Hen and Chickens Theatre
Reviewed – 28th May 2019
“challenging and clever … while being fun, funny and downright exhilarating …”
Punk isn’t dead. And, if it is, then the body still smells. That smell is tHe dYsFUnCKshOnalZ! – coming up through the floorboards and still offending, still challenging but somehow thought-provoking. The play, written by Mike Packer and directed by Steve Thompson has all of that punk spirit but takes advantage of the time passed and the theatrical format. The delivery is a moving and hilarious story of a band coming back together so they can sell out to corporate America.
Packer has written a deeply challenging and cryptically sincere play that drives the audience through the late lives of four estranged bandmates, skewered together by the offer of hundreds of thousands of pounds from an American credit card company for their song to be in an advert. Billy, the band’s lead singer, disappears after a mysterious event in Copenhagen but each of the band’s members grows into a complicated, meaningful and developed character. The show rises and crescendos with clever themes about capitalism, integrity and death served to the audience enciphered as offensive and simple-seeming punk rock behaviour. Despite the shouting and screaming which sets a world record for fucks and shits and the awesomely loud on stage punk performances, the show whispers its ideas and never thrusts them on a single audience member.
The direction from Thompson is superb as the actors navigate a tight space at the Hen and Chickens Theatre. The music and on-stage band are weaved nicely to create a real sense of the punk in each set change, each prop and the stubborn refusal to turn anything down for an older, more mature, Islington audience. With the script setting each scene well, the musical instruments in the back of each conversation give a sense of thematic space rather than a physical location.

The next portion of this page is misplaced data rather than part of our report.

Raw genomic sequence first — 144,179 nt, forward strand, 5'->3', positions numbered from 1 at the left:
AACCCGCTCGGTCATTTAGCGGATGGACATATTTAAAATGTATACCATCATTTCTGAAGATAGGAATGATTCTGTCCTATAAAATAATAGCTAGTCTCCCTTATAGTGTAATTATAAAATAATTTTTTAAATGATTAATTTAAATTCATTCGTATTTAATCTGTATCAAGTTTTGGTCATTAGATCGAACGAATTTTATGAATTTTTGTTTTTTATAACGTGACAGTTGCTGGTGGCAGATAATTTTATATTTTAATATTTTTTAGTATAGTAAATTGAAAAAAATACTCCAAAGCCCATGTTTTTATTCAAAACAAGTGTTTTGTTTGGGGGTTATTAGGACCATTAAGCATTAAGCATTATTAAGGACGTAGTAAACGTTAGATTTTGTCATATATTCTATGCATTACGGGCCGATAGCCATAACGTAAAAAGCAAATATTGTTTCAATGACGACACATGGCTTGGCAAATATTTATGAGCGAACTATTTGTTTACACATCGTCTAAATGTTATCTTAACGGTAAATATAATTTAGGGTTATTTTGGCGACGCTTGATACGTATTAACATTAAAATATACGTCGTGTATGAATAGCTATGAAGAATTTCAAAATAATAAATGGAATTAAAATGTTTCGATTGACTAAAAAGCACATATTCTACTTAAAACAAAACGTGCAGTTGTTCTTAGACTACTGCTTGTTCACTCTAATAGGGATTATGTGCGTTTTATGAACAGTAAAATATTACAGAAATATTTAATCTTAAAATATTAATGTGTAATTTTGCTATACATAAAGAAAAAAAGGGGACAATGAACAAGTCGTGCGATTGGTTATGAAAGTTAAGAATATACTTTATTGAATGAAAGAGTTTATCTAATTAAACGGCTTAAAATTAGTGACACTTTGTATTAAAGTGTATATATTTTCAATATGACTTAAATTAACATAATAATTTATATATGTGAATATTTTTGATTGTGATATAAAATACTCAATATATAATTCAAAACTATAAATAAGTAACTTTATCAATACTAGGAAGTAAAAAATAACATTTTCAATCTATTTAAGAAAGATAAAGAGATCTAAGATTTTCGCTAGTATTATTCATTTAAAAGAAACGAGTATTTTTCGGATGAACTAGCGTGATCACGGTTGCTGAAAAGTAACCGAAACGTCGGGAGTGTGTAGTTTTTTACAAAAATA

The acting was fantastic with Danny Swanson leading the way as Billy Abortion but others in the cast giving equally comprehensive and intense performances. Swanson finds the paradoxes in Billy the washed-up lead singer but somehow resolves them with clarity – his erratic and destructive behaviour end up enigmatically making total sense. As the evening progresses, Emily Fairman as Louise Gash delivers emotional depths that are best experienced in person, not through a review.
tHe dYsFUnCKshOnalZ! Is not to be underestimated. Although it pays homage to a genre of the past, the production is entirely of the present. Its questions, anxieties and characters make sense in our world of ‘brand authenticity’ and Instagram art. A challenging and clever play that rejects forced intellectualism without throwing away thoughtfulness – all while being fun, funny and downright exhilarating.
Reviewed by William Nash
Hen and Chickens Theatre until 1st June
Previously reviewed at this venue:
Abducting Diana | ★★★½ | March 2018
Isaac Saddlesore & the Witches of Drenn | ★★★★ | April 2018
I Will Miss you When You’re Gone | ★★½ | September 2018
Mojo | ★★ | November 2018
Hawk | ★★★ | December 2018
Not Quite | ★★★ | February 2019
The First Modern Man | ★★★ | February 2019
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